Students John Bohman ’06 and Juan Diaz ’06 had a US flag hung upside down outside of their Younker third story window, and are instructed by Grinnell police to take the flag down because it violated state and federal laws and they would otherwise be charged of a misdemeanor if they did not remove it. The two students speak to the county attorney, who is willing to prosecute. Eventually after a meeting with campus security, the students agree to take the flag down. Bohman and Diaz in conjunction with the ICLU file in Federal Court challenging the constitutionality of the law. In the summer of 2003, a Federal Court rules that, as the law was applied violated the students constitutional rights. However, the court refuses to rule on the constitutionality of the law itself.
Atmosphere, an American underground hip-hop group, performs at the college.
April 5 2002
Trustees approve plans for the addition of the four new residence halls that will make up East Campus. Construction begins this month, and the dorms are expected to be completed in August 2003.
Robert Reich, American politician, academic, and political commentator as well as the 22nd United States Secretary of Labor under President Bill Clinton, is the Commencement speaker.
Students are shocked and saddened by the death of Amy Wilson ’05. The cause is confirmed to be suicide. Students react with ardent support for the family and raise issues regarding mental health at the college.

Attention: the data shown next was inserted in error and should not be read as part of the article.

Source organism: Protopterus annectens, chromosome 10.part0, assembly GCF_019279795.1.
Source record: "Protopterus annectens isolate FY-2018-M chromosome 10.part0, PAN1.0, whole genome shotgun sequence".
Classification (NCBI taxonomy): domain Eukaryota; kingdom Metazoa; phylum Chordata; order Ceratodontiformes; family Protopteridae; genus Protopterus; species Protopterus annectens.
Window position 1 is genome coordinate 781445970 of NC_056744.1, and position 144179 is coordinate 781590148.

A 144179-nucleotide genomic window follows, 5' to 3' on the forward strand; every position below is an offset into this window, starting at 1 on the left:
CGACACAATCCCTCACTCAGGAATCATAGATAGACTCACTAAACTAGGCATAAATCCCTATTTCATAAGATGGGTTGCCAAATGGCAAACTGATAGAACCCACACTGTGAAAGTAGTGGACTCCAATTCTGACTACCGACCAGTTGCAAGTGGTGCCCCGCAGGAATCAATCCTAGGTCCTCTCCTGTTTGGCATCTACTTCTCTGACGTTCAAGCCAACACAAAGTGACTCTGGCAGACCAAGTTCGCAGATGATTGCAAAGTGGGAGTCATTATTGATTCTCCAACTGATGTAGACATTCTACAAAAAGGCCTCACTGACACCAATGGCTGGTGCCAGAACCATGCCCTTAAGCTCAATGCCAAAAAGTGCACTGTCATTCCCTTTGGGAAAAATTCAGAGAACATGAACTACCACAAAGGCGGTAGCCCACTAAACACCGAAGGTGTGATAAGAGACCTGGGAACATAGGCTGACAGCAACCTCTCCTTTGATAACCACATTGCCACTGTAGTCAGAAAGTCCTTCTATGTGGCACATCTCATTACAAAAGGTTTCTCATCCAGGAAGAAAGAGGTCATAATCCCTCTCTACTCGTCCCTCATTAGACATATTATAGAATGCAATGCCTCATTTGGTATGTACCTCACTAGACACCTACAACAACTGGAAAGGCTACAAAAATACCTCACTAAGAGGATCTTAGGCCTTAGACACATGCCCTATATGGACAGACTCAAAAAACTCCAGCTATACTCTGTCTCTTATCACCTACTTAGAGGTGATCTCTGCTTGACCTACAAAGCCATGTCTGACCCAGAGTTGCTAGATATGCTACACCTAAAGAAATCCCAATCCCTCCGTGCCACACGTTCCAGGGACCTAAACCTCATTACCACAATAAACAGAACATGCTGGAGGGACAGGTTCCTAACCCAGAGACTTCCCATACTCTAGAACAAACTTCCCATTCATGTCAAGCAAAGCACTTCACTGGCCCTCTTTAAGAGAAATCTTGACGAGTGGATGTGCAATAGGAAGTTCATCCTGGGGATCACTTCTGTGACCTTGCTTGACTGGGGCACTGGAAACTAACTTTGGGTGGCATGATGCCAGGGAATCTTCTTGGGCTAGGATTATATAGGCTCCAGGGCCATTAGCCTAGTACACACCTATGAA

The Rosenfield program sponsors a week-long symposium on modern Japan, bringing former Ambassador William Clark to campus.
Presidential candidate Howard Dean visits campus to garner support for his bid to represent the Democrats in the 2004 election.
The College intends to phase out its Off-Campus College-Owned (OCCO) Housing program with the exception of Musik Haus, the language houses, and some specialty collaborative houses. Through the program, such houses such as Bio-behavioral House, Vegetarian House, and Gourmet House were able to be a part of the OCCO housing.
After the dying out of the Grinnell Relays in 1987, Grinnell Relays begins again.
At noon approximately 100 students gather to smoke in front of the Nollen House in protest of the proposed smoking ban.
Students are shocked and saddened by the deaths of Jonathan Raxter ‘04 and Lenko Stefanov ’04. The cause is confirmed as suicides. Students rally together in demanding a mental health center within the college as well as several other facilities and professionals to prevent future suicides from occurring.
Tim Wise, an American anti-racist activist and writer, speaks at Commencement.
Darby Gymnasium is torn down to make way for the new campus center.
A fire breaks out on Younker Second Hall South and results in no serious injuries although damaging college and student property. The cause of the fire is an unsupervised candle.
William Schulz, Executive Director of Amnesty International USA, speaks at Commencement.
The new Athletic and Fitness Center opens. The new Center replaces Darby Gym for several facilities such as a gymnasium and a basketball court.
Students in Lazier Hall find swastikas drawn in black Magic marker on the shower, mirrors, and walls of a first floor bathroom. Swastikas are also drawn on posters and windows in the entrance and computer lab. More were found on flyers and on the door of Nollen House as well as several off-campus houses. The event triggers an open forum and a march through campus and town against prejudice and discrimination and a discussion of ongoing concerns about student and academic life.